It is interesting that no one has linked the Apple decision with the AMD legal action.

US law is pretty complex, and the key point is whether or not Intel has a monoploy. Up until the Apple decision it could be argued that Intel did not, that IBM with the powerPC was at least from a technical standpoint an alternative and so was AMD. Everything that Intel has done is (as hard to believe as it might be) totally legal IF they do not have a monoply. Corporate marketing is "WAR" and this stuff goes on every day.

Part of the problem is that AMD missed the entire Apple deal and certain to come out of it is 1 did Intel strong arm Apple? or Did AMD simply fail to see the obvious opportunity? or did Apple simply think that after being left in the lurch by IBM they had no choice.

So what is likely to happen, just as with Microsoft, there will be lots of back and forth with the lawyers, and eventually Intel will payoff AMD, problem for AMD is that during all this INTEL will totally take every waking moment of the people incharge with a counter attack, wth endless many centuries spent is depositions, and discovery process. Intel has a massive army to battle with. It is interesting that it is AMD taking the action and they are not joined by Dell or HP or anyone else. This SERIOUSLY weakens the case.

So who wins in all this, well short term certainly the lawyers, long term AMD will get some cash, Intel will get a slap on the wrist and promise not to do it any more.... and life will continue. Meanwhile Apple will be using Intel, and so will Dell.

AMD lost two major opportunities over the last several years

First they lost the X box deal with Microsoft. A win here would have been hugh boost in credibililty. Second they never were even in the game for Apple if we are to believe the remarks being made.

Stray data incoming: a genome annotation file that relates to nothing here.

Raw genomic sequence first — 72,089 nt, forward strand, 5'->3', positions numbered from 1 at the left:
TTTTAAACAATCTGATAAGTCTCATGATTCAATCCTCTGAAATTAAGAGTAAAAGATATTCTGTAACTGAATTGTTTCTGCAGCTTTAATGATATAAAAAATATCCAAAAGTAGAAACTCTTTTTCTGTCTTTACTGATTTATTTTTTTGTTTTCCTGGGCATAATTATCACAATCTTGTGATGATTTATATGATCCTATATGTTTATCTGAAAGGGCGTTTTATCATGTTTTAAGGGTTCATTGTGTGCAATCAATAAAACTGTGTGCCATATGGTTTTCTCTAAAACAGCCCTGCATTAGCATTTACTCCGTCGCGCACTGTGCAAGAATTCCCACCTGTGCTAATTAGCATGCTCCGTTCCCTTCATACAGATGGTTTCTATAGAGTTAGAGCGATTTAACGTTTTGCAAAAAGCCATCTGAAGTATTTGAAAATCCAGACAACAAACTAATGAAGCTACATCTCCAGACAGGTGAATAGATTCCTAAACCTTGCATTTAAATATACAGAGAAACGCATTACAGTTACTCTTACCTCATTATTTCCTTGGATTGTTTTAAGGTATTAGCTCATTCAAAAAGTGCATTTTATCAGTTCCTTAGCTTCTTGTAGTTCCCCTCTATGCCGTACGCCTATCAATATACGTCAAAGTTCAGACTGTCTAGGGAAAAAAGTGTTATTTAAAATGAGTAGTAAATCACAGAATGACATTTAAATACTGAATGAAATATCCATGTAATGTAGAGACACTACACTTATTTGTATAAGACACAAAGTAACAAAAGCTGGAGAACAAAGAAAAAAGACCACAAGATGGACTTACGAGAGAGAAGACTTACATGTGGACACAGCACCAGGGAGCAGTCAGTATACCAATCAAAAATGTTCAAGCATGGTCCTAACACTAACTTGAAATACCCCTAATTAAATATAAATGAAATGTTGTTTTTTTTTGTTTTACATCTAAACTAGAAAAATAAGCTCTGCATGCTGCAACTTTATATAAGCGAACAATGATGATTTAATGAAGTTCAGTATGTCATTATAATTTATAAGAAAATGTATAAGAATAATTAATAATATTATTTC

SO was it all dirty tricks on Intel's part, or just a case of being totally out marketed and out sold in the market place. I am sure Bob C sees a lot of similarities with WH Smith in mag distribution.


Alan Roberts
Alan Roberts's picture
Joined: May 3 1999

US legislation is deliberately made foggy, so the only winners in cases like this are the lawyers.

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Joined: Aug 31 2002

I would guess that AMD were never for a moment in the running for an Apple deal. If Apple were to use an AMD CPU they would be at the mercy of a range of motherboard chipset designers/producers who would have very little shared interest with Apple's design view of a multimedia-focussed computer.

With Intel they can do a deal for the whole integrated CPU/chipset solution which would have enough Apple-proprietary design ingredients to ensure OS X can only run on Apple-branded hardware, with Apple-ROMed bios code.

Joined: Mar 7 1999

Here's a slashdot thread for those who'd like to read some entertaining debate on this matter.

Bob C

Joined: Apr 1 1999

Great stuff

The point I was trying to make about AMD and Apple was not whether or not Jobs ever considered AMD or not but the legal point that Intel has to be seen as having a monoply. Intel would have argued that in the pc space there were really three main players, themselves, IBM and AMD, once apple decided to move to Intel, it moved IBM out of the list and it is just Intel and AMD. As crazy as it sounds until you are a monopoly you can do all the stuff Intel did, the complaint has to go forward based on the fact that they did this and are a monoploy.

Bottom line, Intel will settle, pay AMD some cash.... and life will go on.